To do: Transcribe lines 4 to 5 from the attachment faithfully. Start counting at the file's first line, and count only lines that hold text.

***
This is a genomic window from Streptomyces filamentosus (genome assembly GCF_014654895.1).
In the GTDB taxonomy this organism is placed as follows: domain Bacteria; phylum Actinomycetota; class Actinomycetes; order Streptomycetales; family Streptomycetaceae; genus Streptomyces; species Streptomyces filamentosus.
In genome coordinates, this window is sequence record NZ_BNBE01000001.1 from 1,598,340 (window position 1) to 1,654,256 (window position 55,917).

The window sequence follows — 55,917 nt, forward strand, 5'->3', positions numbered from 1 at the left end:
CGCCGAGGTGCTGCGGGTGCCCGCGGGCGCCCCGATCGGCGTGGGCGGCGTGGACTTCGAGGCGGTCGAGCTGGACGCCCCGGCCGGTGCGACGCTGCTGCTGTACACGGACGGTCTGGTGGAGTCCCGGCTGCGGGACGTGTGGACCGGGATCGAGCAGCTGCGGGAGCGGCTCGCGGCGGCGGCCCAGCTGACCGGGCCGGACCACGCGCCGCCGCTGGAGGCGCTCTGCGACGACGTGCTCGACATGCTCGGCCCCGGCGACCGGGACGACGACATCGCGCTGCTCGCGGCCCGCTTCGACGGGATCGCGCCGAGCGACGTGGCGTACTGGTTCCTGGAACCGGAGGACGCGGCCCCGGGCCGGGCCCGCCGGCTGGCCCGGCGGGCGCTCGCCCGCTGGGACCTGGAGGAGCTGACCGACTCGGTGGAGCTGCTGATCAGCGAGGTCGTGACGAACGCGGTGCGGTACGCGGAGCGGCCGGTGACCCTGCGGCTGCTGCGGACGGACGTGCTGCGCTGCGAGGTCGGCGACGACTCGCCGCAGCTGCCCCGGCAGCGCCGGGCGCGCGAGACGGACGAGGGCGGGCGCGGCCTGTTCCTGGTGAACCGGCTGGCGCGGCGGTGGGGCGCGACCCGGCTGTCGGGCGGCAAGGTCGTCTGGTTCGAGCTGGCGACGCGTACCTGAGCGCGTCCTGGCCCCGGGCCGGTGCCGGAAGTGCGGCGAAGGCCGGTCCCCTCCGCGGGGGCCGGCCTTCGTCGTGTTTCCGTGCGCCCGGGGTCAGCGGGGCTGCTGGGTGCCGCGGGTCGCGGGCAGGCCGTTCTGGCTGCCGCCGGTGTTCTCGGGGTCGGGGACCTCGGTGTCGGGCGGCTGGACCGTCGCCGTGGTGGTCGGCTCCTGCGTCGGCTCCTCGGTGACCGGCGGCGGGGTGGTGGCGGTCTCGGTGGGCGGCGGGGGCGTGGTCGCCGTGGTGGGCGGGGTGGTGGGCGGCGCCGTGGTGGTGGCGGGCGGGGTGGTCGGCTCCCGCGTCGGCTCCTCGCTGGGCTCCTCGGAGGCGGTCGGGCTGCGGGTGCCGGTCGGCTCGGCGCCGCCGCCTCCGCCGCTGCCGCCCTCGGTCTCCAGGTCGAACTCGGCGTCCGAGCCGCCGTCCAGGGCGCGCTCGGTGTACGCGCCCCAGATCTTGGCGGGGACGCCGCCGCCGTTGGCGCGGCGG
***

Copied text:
The window sequence follows — 55,917 nt, forward strand, 5'->3', positions numbered from 1 at the left end:
CGCCGAGGTGCTGCGGGTGCCCGCGGGCGCCCCGATCGGCGTGGGCGGCGTGGACTTCGAGGCGGTCGAGCTGGACGCCCCGGCCGGTGCGACGCTGCTGCTGTACACGGACGGTCTGGTGGAGTCCCGGCTGCGGGACGTGTGGACCGGGATCGAGCAGCTGCGGGAGCGGCTCGCGGCGGCGGCCCAGCTGACCGGGCCGGACCACGCGCCGCCGCTGGAGGCGCTCTGCGACGACGTGCTCGACATGCTCGGCCCCGGCGACCGGGACGACGACATCGCGCTGCTCGCGGCCCGCTTCGACGGGATCGCGCCGAGCGACGTGGCGTACTGGTTCCTGGAACCGGAGGACGCGGCCCCGGGCCGGGCCCGCCGGCTGGCCCGGCGGGCGCTCGCCCGCTGGGACCTGGAGGAGCTGACCGACTCGGTGGAGCTGCTGATCAGCGAGGTCGTGACGAACGCGGTGCGGTACGCGGAGCGGCCGGTGACCCTGCGGCTGCTGCGGACGGACGTGCTGCGCTGCGAGGTCGGCGACGACTCGCCGCAGCTGCCCCGGCAGCGCCGGGCGCGCGAGACGGACGAGGGCGGGCGCGGCCTGTTCCTGGTGAACCGGCTGGCGCGGCGGTGGGGCGCGACCCGGCTGTCGGGCGGCAAGGTCGTCTGGTTCGAGCTGGCGACGCGTACCTGAGCGCGTCCTGGCCCCGGGCCGGTGCCGGAAGTGCGGCGAAGGCCGGTCCCCTCCGCGGGGGCCGGCCTTCGTCGTGTTTCCGTGCGCCCGGGGTCAGCGGGGCTGCTGGGTGCCGCGGGTCGCGGGCAGGCCGTTCTGGCTGCCGCCGGTGTTCTCGGGGTCGGGGACCTCGGTGTCGGGCGGCTGGACCGTCGCCGTGGTGGTCGGCTCCTGCGTCGGCTCCTCGGTGACCGGCGGCGGGGTGGTGGCGGTCTCGGTGGGCGGCGGGGGCGTGGTCGCCGTGGTGGGCGGGGTGGTGGGCGGCGCCGTGGTGGTGGCGGGCGGGGTGGTCGGCTCCCGCGTCGGCTCCTCGCTGGGCTCCTCGGAGGCGGTCGGGCTGCGGGTGCCGGTCGGCTCGGCGCCGCCGCCTCCGCCGCTGCCGCCCTCGGTCTCCAGGTCGAACTCGGCGTCCGAGCCGCCGTCCAGGGCGCGCTCGGTGTACGCGCCCCAGATCTTGGCGGGGACGCCGCCGCCGTTGGCGCGGCGG